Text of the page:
- The Washington Times - Monday, September 14, 2015

The French have long revered him as an artistic icon, and now America’s oldest cultural institution is recognizing his contribution to the world of entertainment: The Library of Congress announced Monday it has acquired a trove of films and other materials highlighting the life and career of Jerry Lewis.

The archive of Mr. Lewis’ home movies, documents, rarely seen films and TV clips will be preserved and stored at the Library of Congress’ Packard Campus for Audio Visual Conservation in Culpeper, Virginia.

And to celebrate the new collection, the 89-year-old comedian/singer himself will perform a concert — “An Evening with Jerry Lewis” — at Culpeper’s historic State Theatre on Oct. 9.

“Many of us know Jerry Lewis through his comedy, in film and onstage, or for his humanitarian work,” Librarian of Congress James H. Billington said in a statement. “Lewis is one of the few comic auteurs. This collection will give the world a more complete picture of his life as a performer, director, producer, writer, recording artist, author, educator and philanthropist. He is one of America’s funniest men, who has demonstrated that comedy as a medium for laughter is one of humanity’s greatest gifts.”

Among the films in the Jerry Lewis Collection: “The Bellboy,” a 1960 episodic farce that Mr. Lewis wrote, directed and starred in; “Cinderfella,” a 1960 comic retelling of the Grimm brothers’ fairytale; and “The Nutty Professor,” the original 1963 Lewis-scripted/directed comedy about an awkward academic who becomes an obnoxious ladies’ man.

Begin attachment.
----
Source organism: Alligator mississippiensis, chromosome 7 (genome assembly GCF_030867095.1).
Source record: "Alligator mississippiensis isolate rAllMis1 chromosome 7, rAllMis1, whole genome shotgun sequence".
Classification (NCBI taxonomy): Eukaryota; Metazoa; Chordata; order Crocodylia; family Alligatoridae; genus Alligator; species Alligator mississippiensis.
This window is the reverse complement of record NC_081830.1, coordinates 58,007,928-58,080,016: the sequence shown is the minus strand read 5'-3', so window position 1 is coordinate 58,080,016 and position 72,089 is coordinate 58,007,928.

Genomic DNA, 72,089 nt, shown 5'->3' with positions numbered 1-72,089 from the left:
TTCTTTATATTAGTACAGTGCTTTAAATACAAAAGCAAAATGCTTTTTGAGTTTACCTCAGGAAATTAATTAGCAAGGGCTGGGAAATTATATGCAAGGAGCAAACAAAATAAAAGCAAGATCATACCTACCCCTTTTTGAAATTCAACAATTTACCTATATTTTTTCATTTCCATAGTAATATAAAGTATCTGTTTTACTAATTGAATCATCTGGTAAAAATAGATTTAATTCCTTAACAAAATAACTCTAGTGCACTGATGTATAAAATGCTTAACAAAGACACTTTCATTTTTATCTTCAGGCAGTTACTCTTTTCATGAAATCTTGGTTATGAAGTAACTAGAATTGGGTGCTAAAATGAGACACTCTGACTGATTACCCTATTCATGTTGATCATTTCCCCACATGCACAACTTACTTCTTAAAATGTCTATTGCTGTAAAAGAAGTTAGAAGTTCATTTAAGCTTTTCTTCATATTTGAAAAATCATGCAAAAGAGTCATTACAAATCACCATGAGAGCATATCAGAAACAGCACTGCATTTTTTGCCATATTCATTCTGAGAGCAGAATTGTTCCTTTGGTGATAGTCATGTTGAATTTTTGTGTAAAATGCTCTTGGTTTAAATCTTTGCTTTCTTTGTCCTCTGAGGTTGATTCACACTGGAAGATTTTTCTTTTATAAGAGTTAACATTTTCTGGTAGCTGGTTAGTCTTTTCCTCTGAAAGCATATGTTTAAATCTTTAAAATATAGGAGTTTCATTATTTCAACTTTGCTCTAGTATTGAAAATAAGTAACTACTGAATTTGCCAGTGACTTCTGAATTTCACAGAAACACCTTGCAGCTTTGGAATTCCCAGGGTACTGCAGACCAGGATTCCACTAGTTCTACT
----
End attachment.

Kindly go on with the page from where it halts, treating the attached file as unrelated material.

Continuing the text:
“For more than seven decades, I’ve been dedicated to making people laugh. If I get more than three people in a room, I do a number,” Mr. Lewis said in a statement. “Knowing that the Library of Congress was interested in acquiring my life’s work was one of the biggest thrills of my life. It is comforting to know that this small piece of the world of comedy will be preserved and available to future generations.”

Born Joseph Levitch in Newark, New Jersey, on March 16, 1926, Jerry Lewis began performing with his vaudville family at age 5. He teamed with crooner Dean Martin in 1945, and the singing-comedy duo Martin and Lewis enjoyed widespread success in films and nightclubs. Mr. Lewis launched his solo career in 1956, and became known for his philanthropy, mostly notably hosting an annual Labor Day telethon to raise money for muscular dystrophy research.

The Lewis collection comprises more than 1,000 items chronicling his films, TV work, home life, awards and charitable activities. Mr. Lewis donated part of the collection, and the Library of Congress acquired the rest via purchases.

The Library’s Packard Campus also houses audio-visual collections of other comic legends such as Bob Hope, Groucho Marx, Lucille Ball, Sid Caesar and Johnny Carson.

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